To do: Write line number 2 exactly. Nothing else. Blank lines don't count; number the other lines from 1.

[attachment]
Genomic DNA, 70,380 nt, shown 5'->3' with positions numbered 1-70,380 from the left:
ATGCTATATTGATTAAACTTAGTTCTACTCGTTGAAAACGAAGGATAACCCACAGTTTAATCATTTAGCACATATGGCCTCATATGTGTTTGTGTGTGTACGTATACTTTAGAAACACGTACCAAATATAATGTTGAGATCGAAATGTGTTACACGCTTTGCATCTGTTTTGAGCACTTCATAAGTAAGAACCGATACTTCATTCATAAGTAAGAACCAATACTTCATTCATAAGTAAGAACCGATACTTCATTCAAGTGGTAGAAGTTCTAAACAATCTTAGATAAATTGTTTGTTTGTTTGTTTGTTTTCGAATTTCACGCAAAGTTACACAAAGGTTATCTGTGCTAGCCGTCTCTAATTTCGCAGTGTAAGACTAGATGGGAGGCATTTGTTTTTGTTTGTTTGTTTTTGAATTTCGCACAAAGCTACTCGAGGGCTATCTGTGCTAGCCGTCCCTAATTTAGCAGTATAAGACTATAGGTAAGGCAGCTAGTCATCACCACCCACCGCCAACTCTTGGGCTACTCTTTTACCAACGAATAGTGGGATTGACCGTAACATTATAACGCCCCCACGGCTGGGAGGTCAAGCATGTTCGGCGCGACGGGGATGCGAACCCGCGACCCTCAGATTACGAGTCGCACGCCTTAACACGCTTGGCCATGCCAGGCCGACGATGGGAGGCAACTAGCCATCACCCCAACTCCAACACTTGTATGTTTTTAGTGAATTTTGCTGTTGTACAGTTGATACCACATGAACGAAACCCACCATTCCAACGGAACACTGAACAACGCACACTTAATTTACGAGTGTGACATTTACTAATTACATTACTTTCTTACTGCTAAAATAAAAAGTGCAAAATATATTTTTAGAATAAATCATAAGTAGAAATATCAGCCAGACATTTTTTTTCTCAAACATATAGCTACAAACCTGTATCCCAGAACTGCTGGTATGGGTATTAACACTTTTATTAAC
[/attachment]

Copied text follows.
ATGCTATATTGATTAAACTTAGTTCTACTCGTTGAAAACGAAGGATAACCCACAGTTTAATCATTTAGCACATATGGCCTCATATGTGTTTGTGTGTGTACGTATACTTTAGAAACACGTACCAAATATAATGTTGAGATCGAAATGTGTTACACGCTTTGCATCTGTTTTGAGCACTTCATAAGTAAGAACCGATACTTCATTCATAAGTAAGAACCAATACTTCATTCATAAGTAAGAACCGATACTTCATTCAAGTGGTAGAAGTTCTAAACAATCTTAGATAAATTGTTTGTTTGTTTGTTTGTTTTCGAATTTCACGCAAAGTTACACAAAGGTTATCTGTGCTAGCCGTCTCTAATTTCGCAGTGTAAGACTAGATGGGAGGCATTTGTTTTTGTTTGTTTGTTTTTGAATTTCGCACAAAGCTACTCGAGGGCTATCTGTGCTAGCCGTCCCTAATTTAGCAGTATAAGACTATAGGTAAGGCAGCTAGTCATCACCACCCACCGCCAACTCTTGGGCTACTCTTTTACCAACGAATAGTGGGATTGACCGTAACATTATAACGCCCCCACGGCTGGGAGGTCAAGCATGTTCGGCGCGACGGGGATGCGAACCCGCGACCCTCAGATTACGAGTCGCACGCCTTAACACGCTTGGCCATGCCAGGCCGACGATGGGAGGCAACTAGCCATCACCCCAACTCCAACACTTGTATGTTTTTAGTGAATTTTGCTGTTGTACAGTTGATACCACATGAACGAAACCCACCATTCCAACGGAACACTGAACAACGCACACTTAATTTACGAGTGTGACATTTACTAATTACATTACTTTCTTACTGCTAAAATAAAAAGTGCAAAATATATTTTTAGAATAAATCATAAGTAGAAATATCAGCCAGACATTTTTTTTCTCAAACATATAGCTACAAACCTGTATCCCAGAACTGCTGGTATGGGTATTAACACTTTTATTAAC